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Behind the Headlines Ireland Prepares Traditional Welcome for Native Son, Herzog

June 10, 1985
See Original Daily Bulletin From This Date

The people and government of Ireland are preparing their traditional “hundred thousand welcomes” to an Irish-born president of a foreign state whose command of the Gaelic language puts to shame that of most other Irish people.

The fact that this honored guest, Israel’s President Chaim Herzog, is an observant Jew merely heightens the keen interest with which he is being awaited in this devoutly Catholic country. He has been invited despite the fact that Irish troops serving in south Lebanon are sometimes caught in the dangerous crossfire between Israel and its neighbors, and that often the Irish blame the Israelis.

There is therefore deep anxiety that no harm befall the Irish troops in the Middle East in advance of the visit which will take place from June 17-22.

But even if such a mishap occurred it might merely lend the Herzog visit a serious political content which it does not at present contain.


Whether or not the hosts or guests admit it, this state visit is a largely sentimental affair, prompted by the Irish people’s pride and curiosity over this gifted Irishman with a difference.

Judging by the preparations being made here, President Herzog and his wife will be received with a warmth reminiscent of that accorded some 24 years ago to the first Roman Catholic President of the United States, John Kennedy.

The key ingredient of the Herzog visit will be the same: The pilgrimage to the home where the exile’s family originated. In Kennedy’s case, it was a trip to a tumble-down shack which his paternal great grandfather left for the great trip westward across the Atlantic.


For Vivian Chaim Herzog, the high point will be his return to the rambling victorian house off Dublin’s South Circular Road where his late father, the Reverend Dr. Isaac Herzog, held court as the first Chief Rabbi of the newly independent Irish Free State.

It was from the same house, No. 33 Bloomfield Avenue, now named Saint Anthony’s, that 50 years ago the Herzogs emigrated eastward. They settled in the Holy Land where Herzog senior was to become the first Chief Rabbi of independent Israel and Chaimits first Irish-born head of State. Chaim’s younger brother, Yaakov served as one of Israel’s most brilliant diplomats before dying in his late fifties.


After seeing his childhood home, Herzog will stroll round the corner of Walworth Road to inaugurate a new museum devoted to the history of the Jews in Ireland.

It is housed in a small make-shift synagogue used by Jewish immigrants from Russia early in the century. It was also the first Dublin home of another Zionist couple, the late Sam and Rachel Brown, who together with five of their eight children settled in Israel.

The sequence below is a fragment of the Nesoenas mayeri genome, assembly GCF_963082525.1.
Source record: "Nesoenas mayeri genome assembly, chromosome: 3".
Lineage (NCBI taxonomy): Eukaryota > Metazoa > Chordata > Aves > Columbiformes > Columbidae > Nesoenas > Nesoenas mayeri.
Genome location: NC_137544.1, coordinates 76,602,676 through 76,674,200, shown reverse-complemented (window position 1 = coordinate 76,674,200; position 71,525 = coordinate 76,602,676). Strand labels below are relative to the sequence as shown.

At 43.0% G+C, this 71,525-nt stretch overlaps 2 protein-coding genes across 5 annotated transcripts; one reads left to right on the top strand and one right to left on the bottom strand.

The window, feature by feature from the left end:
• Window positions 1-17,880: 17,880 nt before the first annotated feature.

The other components of the visit are less personal: A trip to the southwest of Ireland; a State reception at Dublin Catle given by Irish President Patrick Hillery; and a dinner hosted by the Herzogs at the Royal Hospital, Kilmainham, one of the most splended 16th century buildings in the whole of Europe. In Dublin, too, Herzog will lay a wreath at the memorial to those who gave their lives that Ireland should be free.

An oddity of the visit — which further underlines its essentially human dimension–is that although Ireland and Israel maintain full diplomatic relations, they do so without maintaining embassies on each other’s soil. Ireland talks to Israel through its Athens Embassy; Israel communicates with Ireland via its envoy in London.


This tends to be a source of irritation. The Israelis, with their deep-seated hunger for the widest possible international recognition would dearly love to have an Embassy here. They regret that Dublin is the only capital of a member of the European Economic Community without an Israeli Embassy.

The Irish also hanker for international status but achieve it by their full membership in the EEC and, as conscientious members of the United Nations, they frequently volunteer to keep the peace in other peoples’ wars. The poorest member of the EEC (excluding Spain and Portugal who join it shortly) the Irish only have 25 embassies in other countries, and say that the low level of trade with Israel– totalling $45 million a year — does not warrant opening another one.

Nevertheless it would be wrong to discount the very real interest shown here in the achievements of Israel: its vibrant revival of Hebrew (compared with the faltering efforts to expand the use of Gaelic); the Israeli successes in farming and modern technology, and establishment of a formidable national army. These are quite apart from the two peoples’ common heritage of suffering and their fight to become a nation once again.

But these are still only the rich backcloth of what, at the end of the day, will simply be the return of a famous and successful man to the country and memories of his boyhood.

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